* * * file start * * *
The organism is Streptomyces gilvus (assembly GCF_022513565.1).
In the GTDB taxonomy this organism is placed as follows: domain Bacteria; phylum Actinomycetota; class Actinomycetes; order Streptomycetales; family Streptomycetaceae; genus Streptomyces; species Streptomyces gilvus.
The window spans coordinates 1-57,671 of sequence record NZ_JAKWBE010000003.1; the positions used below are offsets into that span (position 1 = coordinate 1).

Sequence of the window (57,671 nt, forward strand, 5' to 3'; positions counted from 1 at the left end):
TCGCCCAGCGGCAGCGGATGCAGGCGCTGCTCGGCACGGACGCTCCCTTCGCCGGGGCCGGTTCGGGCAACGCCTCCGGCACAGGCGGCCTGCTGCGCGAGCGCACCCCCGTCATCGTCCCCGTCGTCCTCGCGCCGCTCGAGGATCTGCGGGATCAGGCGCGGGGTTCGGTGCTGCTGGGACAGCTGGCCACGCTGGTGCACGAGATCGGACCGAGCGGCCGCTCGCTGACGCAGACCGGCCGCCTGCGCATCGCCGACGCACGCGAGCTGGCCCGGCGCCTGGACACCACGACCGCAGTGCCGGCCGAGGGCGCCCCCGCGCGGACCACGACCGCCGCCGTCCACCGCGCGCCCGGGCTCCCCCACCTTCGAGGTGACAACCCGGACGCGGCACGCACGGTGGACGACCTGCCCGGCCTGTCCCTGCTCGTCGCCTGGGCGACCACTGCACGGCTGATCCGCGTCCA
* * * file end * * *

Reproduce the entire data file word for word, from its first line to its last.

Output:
The organism is Streptomyces gilvus (assembly GCF_022513565.1).
In the GTDB taxonomy this organism is placed as follows: domain Bacteria; phylum Actinomycetota; class Actinomycetes; order Streptomycetales; family Streptomycetaceae; genus Streptomyces; species Streptomyces gilvus.
The window spans coordinates 1-57,671 of sequence record NZ_JAKWBE010000003.1; the positions used below are offsets into that span (position 1 = coordinate 1).

Sequence of the window (57,671 nt, forward strand, 5' to 3'; positions counted from 1 at the left end):
TCGCCCAGCGGCAGCGGATGCAGGCGCTGCTCGGCACGGACGCTCCCTTCGCCGGGGCCGGTTCGGGCAACGCCTCCGGCACAGGCGGCCTGCTGCGCGAGCGCACCCCCGTCATCGTCCCCGTCGTCCTCGCGCCGCTCGAGGATCTGCGGGATCAGGCGCGGGGTTCGGTGCTGCTGGGACAGCTGGCCACGCTGGTGCACGAGATCGGACCGAGCGGCCGCTCGCTGACGCAGACCGGCCGCCTGCGCATCGCCGACGCACGCGAGCTGGCCCGGCGCCTGGACACCACGACCGCAGTGCCGGCCGAGGGCGCCCCCGCGCGGACCACGACCGCCGCCGTCCACCGCGCGCCCGGGCTCCCCCACCTTCGAGGTGACAACCCGGACGCGGCACGCACGGTGGACGACCTGCCCGGCCTGTCCCTGCTCGTCGCCTGGGCGACCACTGCACGGCTGATCCGCGTCCA